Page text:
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USBAnywhere: BMC Flaws Expose Supermicro Servers to Remote Attacks

Tens of thousands of servers made by Supermicro could be exposed to remote attacks from the internet due to baseboard management controller (BMC) vulnerabilities identified by researchers at firmware security company Eclypsium.

The BMC, a small computer present on a majority of server motherboards, allows administrators to remotely control and monitor a server without having to access the operating system or applications running on it. The BMC can be used to reboot a device, install operating systems, update firmware, and monitor system parameters.

Researchers from Eclypsium and other companies showed in the past that BMC vulnerabilities can pose a serious risk. Eclypsium on Tuesday reported finding more BMC flaws that appear to be specific to Supermicro servers.

The security holes, collectively tracked as USBAnywhere, affect a virtual media service implemented on Supermicro X9, X10 and X11 servers. The impacted service is designed to allow users to remotely connect a disk image as a virtual USB, CD or floppy drive.

Supermicro servers exposed to USBAnywhere attacks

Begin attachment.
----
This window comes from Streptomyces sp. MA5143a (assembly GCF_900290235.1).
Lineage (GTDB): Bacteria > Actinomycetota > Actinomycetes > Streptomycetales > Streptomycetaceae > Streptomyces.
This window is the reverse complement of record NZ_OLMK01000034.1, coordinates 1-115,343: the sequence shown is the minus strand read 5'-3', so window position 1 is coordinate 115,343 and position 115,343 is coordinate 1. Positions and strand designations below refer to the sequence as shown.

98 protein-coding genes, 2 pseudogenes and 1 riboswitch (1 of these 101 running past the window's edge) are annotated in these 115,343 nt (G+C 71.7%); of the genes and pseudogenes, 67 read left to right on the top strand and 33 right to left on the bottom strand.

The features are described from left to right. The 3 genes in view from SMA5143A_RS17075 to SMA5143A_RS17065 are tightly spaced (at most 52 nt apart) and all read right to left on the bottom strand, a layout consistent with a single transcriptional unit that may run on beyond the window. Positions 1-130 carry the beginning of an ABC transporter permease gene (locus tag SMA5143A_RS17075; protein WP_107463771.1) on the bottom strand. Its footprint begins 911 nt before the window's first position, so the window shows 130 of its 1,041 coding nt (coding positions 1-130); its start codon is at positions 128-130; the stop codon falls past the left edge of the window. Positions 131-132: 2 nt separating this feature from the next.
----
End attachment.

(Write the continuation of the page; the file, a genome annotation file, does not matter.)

“When accessed remotely, the virtual media service allows plaintext authentication, sends most traffic unencrypted, uses a weak encryption algorithm for the rest, and is susceptible to an authentication bypass. These issues allow an attacker to easily gain access to a server, either by capturing a legitimate user’s authentication packet, using default credentials, and in some cases, without any credentials at all,” Eclypsium said in a blog post.

The company added, “Once connected, the virtual media service allows the attacker to interact with the host system as a raw USB device. This means attackers can attack the server in the same way as if they had physical access to a USB port, such as loading a new operating system image or using a keyboard and mouse to modify the server, implant malware, or even disable the device entirely. The combination of easy access and straightforward attack avenues can allow unsophisticated attackers to remotely attack some of an organization’s most valuable assets.”

Rick Altherr, Principal Engineer at Eclypsium, has described for SecurityWeek the steps an attacker would need to take to exploit the USBAnywhere vulnerabilities. First, they would have to scan the entire IPv4 address space. They can use a tool such as the open source masscan to perform a SYN scan for TCP port 623, which takes roughly 6 hours for all the 4.29 million possible addresses.

They can then send a status request (an unauthenticated command on the virtual media service) to each of the previously identified IPs using a tool such as zgrab2 in order to identify affected BMCs.

Altherr explained:

Once BMCs have been identified, a possible attack scenario is:

1) Attempt to authenticate to the virtual media service with a random username/password. If the attacker is lucky, the authentication bypass vulnerability will log them in even with bogus credentials. If so, skip to #5. Otherwise, proceed to #2.